The inevitable question I encounter every shift. Clad in a tight black tank top and minuscule skirt, I have a petite build under my work uniform.
I’m 4’11” and have long, dark hair. Strong calves. Chinese and Vietnamese.
I make conversation as a waitress. Sure, it’s easy to be the “order taker.” Ask people what they want to drink and eat. Write it down. Repeat it to them. Show you can record what’s said with accuracy.
But that’s the minimum.
My mentality is this: if I’m at work for a set time, I’ll have fun with it. And people tip more when they like you. Tips help with university.
I flash a smile, clear plates and chatter with children.
Then comes the question: “Where are you from?”
“You’re not Chinese, are you?”
“Yes, I am.”
“You’re pretty for a Chinese girl.”
I received that one at a women’s brunch.
“What are you?”
As if I’m some foreign creature.
“Where were you born?”
In a hospital. In Toronto…
“Are you half-Italian, half-Thai?”
“You’re so exotic! Are you Lao?”
“You know how you can tell the lady boys in Thailand apart?” The man touched his Adam’s apple and said, “They have surgeries now. You can’t even see it! You have to bend their arms like this. Here, let me show you.”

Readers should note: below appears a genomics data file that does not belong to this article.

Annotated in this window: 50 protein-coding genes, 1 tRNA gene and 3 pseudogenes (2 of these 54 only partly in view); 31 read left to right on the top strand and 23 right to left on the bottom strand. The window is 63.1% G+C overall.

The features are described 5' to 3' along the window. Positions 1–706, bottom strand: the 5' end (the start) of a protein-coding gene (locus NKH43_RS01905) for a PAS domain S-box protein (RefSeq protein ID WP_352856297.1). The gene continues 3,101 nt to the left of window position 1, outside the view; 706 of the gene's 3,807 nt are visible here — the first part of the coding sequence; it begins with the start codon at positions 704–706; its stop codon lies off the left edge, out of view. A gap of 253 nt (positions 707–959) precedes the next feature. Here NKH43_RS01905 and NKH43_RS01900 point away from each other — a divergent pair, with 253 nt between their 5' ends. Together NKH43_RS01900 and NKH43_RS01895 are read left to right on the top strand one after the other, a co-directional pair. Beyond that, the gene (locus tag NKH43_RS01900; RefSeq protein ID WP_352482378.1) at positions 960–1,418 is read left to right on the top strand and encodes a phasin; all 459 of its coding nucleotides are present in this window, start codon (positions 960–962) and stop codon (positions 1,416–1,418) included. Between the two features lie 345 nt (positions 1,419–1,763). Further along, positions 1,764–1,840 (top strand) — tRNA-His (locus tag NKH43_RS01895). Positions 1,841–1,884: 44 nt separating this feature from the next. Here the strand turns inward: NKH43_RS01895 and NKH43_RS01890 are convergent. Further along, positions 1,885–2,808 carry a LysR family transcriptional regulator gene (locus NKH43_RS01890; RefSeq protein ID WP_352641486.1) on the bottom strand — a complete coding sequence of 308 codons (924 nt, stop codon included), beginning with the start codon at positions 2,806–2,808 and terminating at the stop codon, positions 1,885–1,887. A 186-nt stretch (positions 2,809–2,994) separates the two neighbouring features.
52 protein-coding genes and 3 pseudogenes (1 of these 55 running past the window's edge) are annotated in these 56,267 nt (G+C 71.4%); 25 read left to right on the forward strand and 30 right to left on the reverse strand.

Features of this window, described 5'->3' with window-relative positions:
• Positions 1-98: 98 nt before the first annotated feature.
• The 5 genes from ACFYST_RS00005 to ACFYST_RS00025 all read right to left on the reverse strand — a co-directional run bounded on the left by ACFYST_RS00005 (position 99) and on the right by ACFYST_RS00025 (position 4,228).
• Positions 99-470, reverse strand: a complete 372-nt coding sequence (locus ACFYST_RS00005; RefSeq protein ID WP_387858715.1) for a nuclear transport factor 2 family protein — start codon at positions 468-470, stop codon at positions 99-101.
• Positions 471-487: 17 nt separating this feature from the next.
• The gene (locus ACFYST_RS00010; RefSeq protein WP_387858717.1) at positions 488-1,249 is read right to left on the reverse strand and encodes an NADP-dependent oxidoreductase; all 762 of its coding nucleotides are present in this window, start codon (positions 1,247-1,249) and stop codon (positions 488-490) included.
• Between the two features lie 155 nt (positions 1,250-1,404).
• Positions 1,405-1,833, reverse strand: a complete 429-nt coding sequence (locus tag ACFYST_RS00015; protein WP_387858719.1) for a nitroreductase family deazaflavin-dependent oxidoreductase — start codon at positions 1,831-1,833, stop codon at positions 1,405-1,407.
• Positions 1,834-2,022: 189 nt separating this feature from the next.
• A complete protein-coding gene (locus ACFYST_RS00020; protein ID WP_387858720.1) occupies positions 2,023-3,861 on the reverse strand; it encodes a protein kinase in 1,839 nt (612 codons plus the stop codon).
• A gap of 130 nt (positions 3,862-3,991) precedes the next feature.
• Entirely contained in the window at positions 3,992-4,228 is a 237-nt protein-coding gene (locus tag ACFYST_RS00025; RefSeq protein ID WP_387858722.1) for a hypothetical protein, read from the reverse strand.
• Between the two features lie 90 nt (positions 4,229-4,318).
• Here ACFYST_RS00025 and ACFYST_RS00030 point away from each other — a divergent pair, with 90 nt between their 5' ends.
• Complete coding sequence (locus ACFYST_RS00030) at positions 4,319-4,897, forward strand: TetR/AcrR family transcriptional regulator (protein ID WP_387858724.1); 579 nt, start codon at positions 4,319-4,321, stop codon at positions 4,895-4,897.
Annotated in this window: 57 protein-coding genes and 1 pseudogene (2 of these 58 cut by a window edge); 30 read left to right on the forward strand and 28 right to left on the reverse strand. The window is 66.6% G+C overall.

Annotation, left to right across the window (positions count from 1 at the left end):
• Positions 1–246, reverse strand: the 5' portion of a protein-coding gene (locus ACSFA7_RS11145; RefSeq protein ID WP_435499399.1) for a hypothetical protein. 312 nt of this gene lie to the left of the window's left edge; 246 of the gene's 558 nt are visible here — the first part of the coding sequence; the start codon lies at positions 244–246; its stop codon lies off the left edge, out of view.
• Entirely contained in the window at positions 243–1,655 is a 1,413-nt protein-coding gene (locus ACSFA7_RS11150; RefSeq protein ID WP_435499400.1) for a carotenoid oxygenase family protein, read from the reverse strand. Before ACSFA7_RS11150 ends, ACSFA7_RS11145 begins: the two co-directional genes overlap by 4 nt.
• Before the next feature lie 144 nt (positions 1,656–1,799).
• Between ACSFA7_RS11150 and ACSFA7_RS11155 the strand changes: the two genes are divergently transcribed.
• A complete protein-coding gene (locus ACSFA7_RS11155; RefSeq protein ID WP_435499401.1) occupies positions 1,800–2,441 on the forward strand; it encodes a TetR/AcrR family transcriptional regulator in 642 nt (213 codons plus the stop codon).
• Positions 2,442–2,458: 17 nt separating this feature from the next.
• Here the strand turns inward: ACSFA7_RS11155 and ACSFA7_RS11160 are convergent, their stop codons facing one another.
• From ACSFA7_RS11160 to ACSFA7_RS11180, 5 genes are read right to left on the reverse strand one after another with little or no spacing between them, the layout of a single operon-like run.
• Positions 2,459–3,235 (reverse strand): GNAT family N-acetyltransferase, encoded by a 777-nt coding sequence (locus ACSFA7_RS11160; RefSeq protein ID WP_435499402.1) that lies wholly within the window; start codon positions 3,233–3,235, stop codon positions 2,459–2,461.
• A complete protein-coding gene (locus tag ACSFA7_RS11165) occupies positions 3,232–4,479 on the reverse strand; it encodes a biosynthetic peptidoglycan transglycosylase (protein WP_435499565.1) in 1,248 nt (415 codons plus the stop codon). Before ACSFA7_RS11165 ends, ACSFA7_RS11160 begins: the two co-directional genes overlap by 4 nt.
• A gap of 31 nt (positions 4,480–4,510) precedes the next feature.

I struggled not to roll my eyes and thought about the money I need for school. “How?”
He grabbed my arm and tried to bend it at an angle. “See?! Women can twist this part further back. Men can’t!”
Guests have also said, “I want to know your opinion on the pad thai.”
Yes. You know I have those Pad Thai taste buds!
The shape of my eyes convey the kind of Asian I am too.
“You’re not Chinese. Your eyes are more round.”
Oh. But I am.
One person wanted me to tell him my “Chinese name.”
When I did, I choked on the grace he didn’t deserve.
His friend giggled, “He wants to marry you.”
I asked my coworker to open their next bottle of wine to avoid them.
I must be courteous. I must be polite. I am at work.
But I feel I must be this way outside of work too.
Most Asians are part of the back-of-house staff. They fry, sauté, grill and portion food, or clean dirty dishes.
At least I can laugh with them over these stories.
Erika Quach was born in Toronto to two adoring Chinese and Vietnamese parents. Her love of literature started with “The Lion, the Witch, and the Wardrobe” in Grade 3. She completed the Early Childhood Studies program at Ryerson University with a minor in English and earned her Master of Teaching degree from the Ontario Institute for Studies in Education (teachable: English). She currently works as an occasional teacher for two school boards. In her spare time, she enjoys reading, cooking with healthy recipes, writing, and working out.